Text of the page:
SD House State Affairs Committee kills marijuana framework bill
PIERRE, S.D. — This was the final day of committee hearings this legislative session. The House State Affairs Committee started the day with a vote to not take any action on recreational marijuana – until one or two things happen.
The debate by the State Affairs panel centering on provisions for the use and sale of marijuana – not to legalize it.
The bill, approved by the Senate last week, would provide, what proponents call a framework for when marijuana becomes legal in South Dakota.
“I would submit to you, if this bill fails, we’ll be back here next year. We will be arguing over the starting point…who’s eligible for such licenses and son on and so forth. I would just as soon establish the baseline and go from there,” said State Sen. Brock Greenfield.
Rapid City Rep. Mike Derby told his fellow House members the bill provides a starting point in the event Amendment A is ruled constitutional, adding it would lay the groundwork for product integrity while promoting local control over retail.
“It generates as much revenue for South Dakota as possible. It eliminates the black market as much as possible. It provides the local control that I’ve talked about. And its written by South Dakotans for South Dakotans,” said Rep. Derby.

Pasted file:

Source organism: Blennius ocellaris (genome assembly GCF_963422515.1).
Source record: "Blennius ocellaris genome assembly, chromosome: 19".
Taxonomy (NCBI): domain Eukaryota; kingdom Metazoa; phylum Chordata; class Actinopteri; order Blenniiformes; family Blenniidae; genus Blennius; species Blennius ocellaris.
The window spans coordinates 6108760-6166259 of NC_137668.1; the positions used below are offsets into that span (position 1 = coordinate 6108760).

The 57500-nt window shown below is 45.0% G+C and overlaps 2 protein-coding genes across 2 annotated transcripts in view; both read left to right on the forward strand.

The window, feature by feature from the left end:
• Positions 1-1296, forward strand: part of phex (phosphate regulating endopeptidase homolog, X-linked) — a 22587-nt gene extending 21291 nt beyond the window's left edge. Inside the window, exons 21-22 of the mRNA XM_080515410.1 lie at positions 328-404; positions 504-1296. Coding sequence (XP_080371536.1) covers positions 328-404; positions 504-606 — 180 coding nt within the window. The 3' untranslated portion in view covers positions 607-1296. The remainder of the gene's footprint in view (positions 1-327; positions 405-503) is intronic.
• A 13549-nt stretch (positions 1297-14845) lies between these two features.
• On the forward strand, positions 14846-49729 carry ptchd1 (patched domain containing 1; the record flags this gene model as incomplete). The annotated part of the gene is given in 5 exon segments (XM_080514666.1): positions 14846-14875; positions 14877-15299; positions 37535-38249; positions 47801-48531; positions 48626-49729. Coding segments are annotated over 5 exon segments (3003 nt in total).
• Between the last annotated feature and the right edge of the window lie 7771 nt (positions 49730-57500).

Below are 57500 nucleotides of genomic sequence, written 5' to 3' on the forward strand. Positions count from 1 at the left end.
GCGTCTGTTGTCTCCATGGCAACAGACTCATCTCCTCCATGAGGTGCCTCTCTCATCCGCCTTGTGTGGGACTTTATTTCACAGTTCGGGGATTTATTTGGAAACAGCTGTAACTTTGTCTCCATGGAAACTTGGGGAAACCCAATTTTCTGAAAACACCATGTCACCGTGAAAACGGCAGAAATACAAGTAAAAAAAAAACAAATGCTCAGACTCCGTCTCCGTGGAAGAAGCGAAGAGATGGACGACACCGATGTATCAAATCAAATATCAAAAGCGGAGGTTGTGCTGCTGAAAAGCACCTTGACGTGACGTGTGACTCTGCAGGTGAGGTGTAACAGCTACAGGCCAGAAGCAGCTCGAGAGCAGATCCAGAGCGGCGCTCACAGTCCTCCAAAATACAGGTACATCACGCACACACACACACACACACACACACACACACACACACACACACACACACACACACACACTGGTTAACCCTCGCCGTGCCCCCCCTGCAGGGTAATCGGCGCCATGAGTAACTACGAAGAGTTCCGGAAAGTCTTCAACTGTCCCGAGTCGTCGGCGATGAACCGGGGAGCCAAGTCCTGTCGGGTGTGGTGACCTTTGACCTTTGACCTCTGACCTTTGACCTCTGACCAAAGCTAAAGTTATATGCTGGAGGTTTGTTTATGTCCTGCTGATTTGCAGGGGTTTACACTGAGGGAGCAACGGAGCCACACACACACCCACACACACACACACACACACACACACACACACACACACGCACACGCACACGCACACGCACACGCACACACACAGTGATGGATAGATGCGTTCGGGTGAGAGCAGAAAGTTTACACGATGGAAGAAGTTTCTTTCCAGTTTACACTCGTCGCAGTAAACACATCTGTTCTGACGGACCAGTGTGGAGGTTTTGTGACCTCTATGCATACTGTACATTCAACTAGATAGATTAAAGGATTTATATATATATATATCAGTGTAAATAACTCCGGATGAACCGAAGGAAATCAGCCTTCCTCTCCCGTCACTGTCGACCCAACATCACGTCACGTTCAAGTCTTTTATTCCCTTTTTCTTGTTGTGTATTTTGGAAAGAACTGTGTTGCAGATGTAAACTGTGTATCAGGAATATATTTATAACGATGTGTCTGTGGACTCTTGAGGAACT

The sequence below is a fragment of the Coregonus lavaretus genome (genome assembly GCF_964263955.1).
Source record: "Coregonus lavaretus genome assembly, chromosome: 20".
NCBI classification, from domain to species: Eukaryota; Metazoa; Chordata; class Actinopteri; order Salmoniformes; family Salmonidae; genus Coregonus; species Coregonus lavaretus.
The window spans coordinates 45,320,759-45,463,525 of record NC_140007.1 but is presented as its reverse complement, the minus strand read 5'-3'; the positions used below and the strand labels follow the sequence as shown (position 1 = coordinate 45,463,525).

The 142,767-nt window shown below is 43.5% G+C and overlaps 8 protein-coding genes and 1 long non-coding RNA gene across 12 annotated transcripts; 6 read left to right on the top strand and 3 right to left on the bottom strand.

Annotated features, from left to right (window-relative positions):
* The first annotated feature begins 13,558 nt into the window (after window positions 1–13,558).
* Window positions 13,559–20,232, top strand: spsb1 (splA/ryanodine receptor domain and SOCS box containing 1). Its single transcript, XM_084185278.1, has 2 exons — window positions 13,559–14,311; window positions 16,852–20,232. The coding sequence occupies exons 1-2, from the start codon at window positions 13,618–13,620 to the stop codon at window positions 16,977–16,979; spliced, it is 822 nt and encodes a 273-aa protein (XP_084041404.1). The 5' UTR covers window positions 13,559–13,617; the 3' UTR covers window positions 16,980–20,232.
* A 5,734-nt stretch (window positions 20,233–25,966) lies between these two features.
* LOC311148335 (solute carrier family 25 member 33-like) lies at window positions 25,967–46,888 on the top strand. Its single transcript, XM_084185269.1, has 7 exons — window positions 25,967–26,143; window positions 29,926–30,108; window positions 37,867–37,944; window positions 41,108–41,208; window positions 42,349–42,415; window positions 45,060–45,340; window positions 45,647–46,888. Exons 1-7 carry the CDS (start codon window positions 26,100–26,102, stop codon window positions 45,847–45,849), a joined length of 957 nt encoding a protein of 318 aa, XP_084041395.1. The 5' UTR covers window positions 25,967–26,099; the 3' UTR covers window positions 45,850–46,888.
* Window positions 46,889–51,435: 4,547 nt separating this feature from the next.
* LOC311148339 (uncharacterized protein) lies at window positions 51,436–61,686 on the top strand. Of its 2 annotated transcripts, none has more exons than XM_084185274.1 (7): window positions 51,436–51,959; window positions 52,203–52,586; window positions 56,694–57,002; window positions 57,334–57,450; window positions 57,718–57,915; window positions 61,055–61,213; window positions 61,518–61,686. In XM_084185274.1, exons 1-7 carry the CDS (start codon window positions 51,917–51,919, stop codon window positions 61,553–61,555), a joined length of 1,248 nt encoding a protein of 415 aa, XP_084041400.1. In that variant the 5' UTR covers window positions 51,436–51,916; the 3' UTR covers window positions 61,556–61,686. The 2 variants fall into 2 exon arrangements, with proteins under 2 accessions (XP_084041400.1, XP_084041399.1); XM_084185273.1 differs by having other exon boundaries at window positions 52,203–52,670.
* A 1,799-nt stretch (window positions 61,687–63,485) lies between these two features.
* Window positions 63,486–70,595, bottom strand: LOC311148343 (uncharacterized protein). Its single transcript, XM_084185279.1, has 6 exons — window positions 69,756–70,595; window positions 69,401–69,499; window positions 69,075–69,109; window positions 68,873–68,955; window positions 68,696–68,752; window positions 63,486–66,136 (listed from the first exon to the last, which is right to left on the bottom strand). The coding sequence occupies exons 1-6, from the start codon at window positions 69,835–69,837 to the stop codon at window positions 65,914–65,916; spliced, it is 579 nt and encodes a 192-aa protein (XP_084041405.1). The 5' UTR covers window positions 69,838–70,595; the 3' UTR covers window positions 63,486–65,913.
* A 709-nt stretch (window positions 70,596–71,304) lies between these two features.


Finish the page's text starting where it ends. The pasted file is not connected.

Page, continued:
Speaking against the bill was Governor Noem’s senior policy adviser, Maggie Seidel. She not only expressed opposition to developing a framework, but spoke out against recreational marijuana itself.
“What is clear that in individual cases marijuana can cause psychosis, and psychosis is a high-risk factor violence. What’s more…much of that violence occurs when psychotic people are using drugs. As long as people with schizophrenia are avoiding recreational drug use, they are modestly more likely to become violent than healthy people. But when they use drugs the risk of violence skyrockets, and the drug they are most likely to use is cannabis,” Seidel said.
In the end, the State Affairs Committee pushed the bill to day 41 of the 40 day legislative session – in effect killing any action on recreational marijuana this session.
Derby admitted afterward he and other bill proponents were facing an uphill battle.
“I’m disappointed today, but we brought the discussion to the House. And they’ll be a lot of work done after the session,” Derby added.
On the medical marijuana side, a House bill to delay implementation by six months was approved by the Senate’s Health and Human Services Committee – but with an amendment.
It would protect patients who use marijuana for their well-being from prosecution, if they were to be cited for possession.
PIERRE, S.D. — The South Dakota House State Affairs Committee has delayed Senate Bill 187 to the 41st day, effectively killing the bill to license businesses for the sale, possession, and use of marijuana for adult recreational purposes.
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